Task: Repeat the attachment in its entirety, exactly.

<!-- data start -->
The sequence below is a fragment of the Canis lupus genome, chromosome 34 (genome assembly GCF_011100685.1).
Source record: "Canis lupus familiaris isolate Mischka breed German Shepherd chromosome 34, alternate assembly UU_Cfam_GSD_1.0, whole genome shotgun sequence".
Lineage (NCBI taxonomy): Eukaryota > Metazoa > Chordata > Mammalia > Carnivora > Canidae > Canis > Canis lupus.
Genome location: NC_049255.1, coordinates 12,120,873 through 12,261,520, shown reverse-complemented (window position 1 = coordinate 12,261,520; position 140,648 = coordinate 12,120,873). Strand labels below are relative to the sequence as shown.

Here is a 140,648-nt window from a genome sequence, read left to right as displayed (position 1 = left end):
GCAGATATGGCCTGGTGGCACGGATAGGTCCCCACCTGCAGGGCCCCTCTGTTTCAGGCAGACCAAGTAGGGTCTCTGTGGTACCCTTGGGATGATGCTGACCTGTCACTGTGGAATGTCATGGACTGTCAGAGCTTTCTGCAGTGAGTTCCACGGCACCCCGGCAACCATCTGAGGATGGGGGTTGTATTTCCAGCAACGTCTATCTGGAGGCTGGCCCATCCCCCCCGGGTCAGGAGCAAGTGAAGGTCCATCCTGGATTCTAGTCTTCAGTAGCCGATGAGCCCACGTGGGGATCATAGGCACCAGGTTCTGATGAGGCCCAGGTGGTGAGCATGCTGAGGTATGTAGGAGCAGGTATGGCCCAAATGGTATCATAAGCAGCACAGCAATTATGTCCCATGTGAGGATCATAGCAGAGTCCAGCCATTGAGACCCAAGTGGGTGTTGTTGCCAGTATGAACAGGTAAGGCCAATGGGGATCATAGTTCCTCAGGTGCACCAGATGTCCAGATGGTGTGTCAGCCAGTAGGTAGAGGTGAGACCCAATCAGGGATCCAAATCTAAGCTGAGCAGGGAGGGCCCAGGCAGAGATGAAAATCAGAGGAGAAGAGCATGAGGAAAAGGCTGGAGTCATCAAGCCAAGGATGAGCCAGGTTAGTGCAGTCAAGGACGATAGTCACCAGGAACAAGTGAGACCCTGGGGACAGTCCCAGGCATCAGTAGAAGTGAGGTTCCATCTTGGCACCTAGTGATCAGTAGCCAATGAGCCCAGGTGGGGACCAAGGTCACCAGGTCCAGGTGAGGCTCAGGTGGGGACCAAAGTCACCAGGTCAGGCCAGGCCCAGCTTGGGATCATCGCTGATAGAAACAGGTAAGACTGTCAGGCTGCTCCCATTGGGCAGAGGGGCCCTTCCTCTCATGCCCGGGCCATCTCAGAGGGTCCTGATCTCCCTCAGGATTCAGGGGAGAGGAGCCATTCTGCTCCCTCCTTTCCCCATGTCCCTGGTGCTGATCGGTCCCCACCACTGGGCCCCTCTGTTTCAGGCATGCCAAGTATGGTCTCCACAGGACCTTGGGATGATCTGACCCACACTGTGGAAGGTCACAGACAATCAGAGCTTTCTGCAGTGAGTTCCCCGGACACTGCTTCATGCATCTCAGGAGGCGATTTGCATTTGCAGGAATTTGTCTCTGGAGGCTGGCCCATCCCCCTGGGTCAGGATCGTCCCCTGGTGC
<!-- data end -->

The sequence below is a fragment of the Canis lupus genome, chromosome 34 (genome assembly GCF_011100685.1).
Source record: "Canis lupus familiaris isolate Mischka breed German Shepherd chromosome 34, alternate assembly UU_Cfam_GSD_1.0, whole genome shotgun sequence".
Lineage (NCBI taxonomy): Eukaryota > Metazoa > Chordata > Mammalia > Carnivora > Canidae > Canis > Canis lupus.
Genome location: NC_049255.1, coordinates 12,120,873 through 12,261,520, shown reverse-complemented (window position 1 = coordinate 12,261,520; position 140,648 = coordinate 12,120,873). Strand labels below are relative to the sequence as shown.

Here is a 140,648-nt window from a genome sequence, read left to right as displayed (position 1 = left end):
GCAGATATGGCCTGGTGGCACGGATAGGTCCCCACCTGCAGGGCCCCTCTGTTTCAGGCAGACCAAGTAGGGTCTCTGTGGTACCCTTGGGATGATGCTGACCTGTCACTGTGGAATGTCATGGACTGTCAGAGCTTTCTGCAGTGAGTTCCACGGCACCCCGGCAACCATCTGAGGATGGGGGTTGTATTTCCAGCAACGTCTATCTGGAGGCTGGCCCATCCCCCCCGGGTCAGGAGCAAGTGAAGGTCCATCCTGGATTCTAGTCTTCAGTAGCCGATGAGCCCACGTGGGGATCATAGGCACCAGGTTCTGATGAGGCCCAGGTGGTGAGCATGCTGAGGTATGTAGGAGCAGGTATGGCCCAAATGGTATCATAAGCAGCACAGCAATTATGTCCCATGTGAGGATCATAGCAGAGTCCAGCCATTGAGACCCAAGTGGGTGTTGTTGCCAGTATGAACAGGTAAGGCCAATGGGGATCATAGTTCCTCAGGTGCACCAGATGTCCAGATGGTGTGTCAGCCAGTAGGTAGAGGTGAGACCCAATCAGGGATCCAAATCTAAGCTGAGCAGGGAGGGCCCAGGCAGAGATGAAAATCAGAGGAGAAGAGCATGAGGAAAAGGCTGGAGTCATCAAGCCAAGGATGAGCCAGGTTAGTGCAGTCAAGGACGATAGTCACCAGGAACAAGTGAGACCCTGGGGACAGTCCCAGGCATCAGTAGAAGTGAGGTTCCATCTTGGCACCTAGTGATCAGTAGCCAATGAGCCCAGGTGGGGACCAAGGTCACCAGGTCCAGGTGAGGCTCAGGTGGGGACCAAAGTCACCAGGTCAGGCCAGGCCCAGCTTGGGATCATCGCTGATAGAAACAGGTAAGACTGTCAGGCTGCTCCCATTGGGCAGAGGGGCCCTTCCTCTCATGCCCGGGCCATCTCAGAGGGTCCTGATCTCCCTCAGGATTCAGGGGAGAGGAGCCATTCTGCTCCCTCCTTTCCCCATGTCCCTGGTGCTGATCGGTCCCCACCACTGGGCCCCTCTGTTTCAGGCATGCCAAGTATGGTCTCCACAGGACCTTGGGATGATCTGACCCACACTGTGGAAGGTCACAGACAATCAGAGCTTTCTGCAGTGAGTTCCCCGGACACTGCTTCATGCATCTCAGGAGGCGATTTGCATTTGCAGGAATTTGTCTCTGGAGGCTGGCCCATCCCCCTGGGTCAGGATCGTCCCCTGGTGC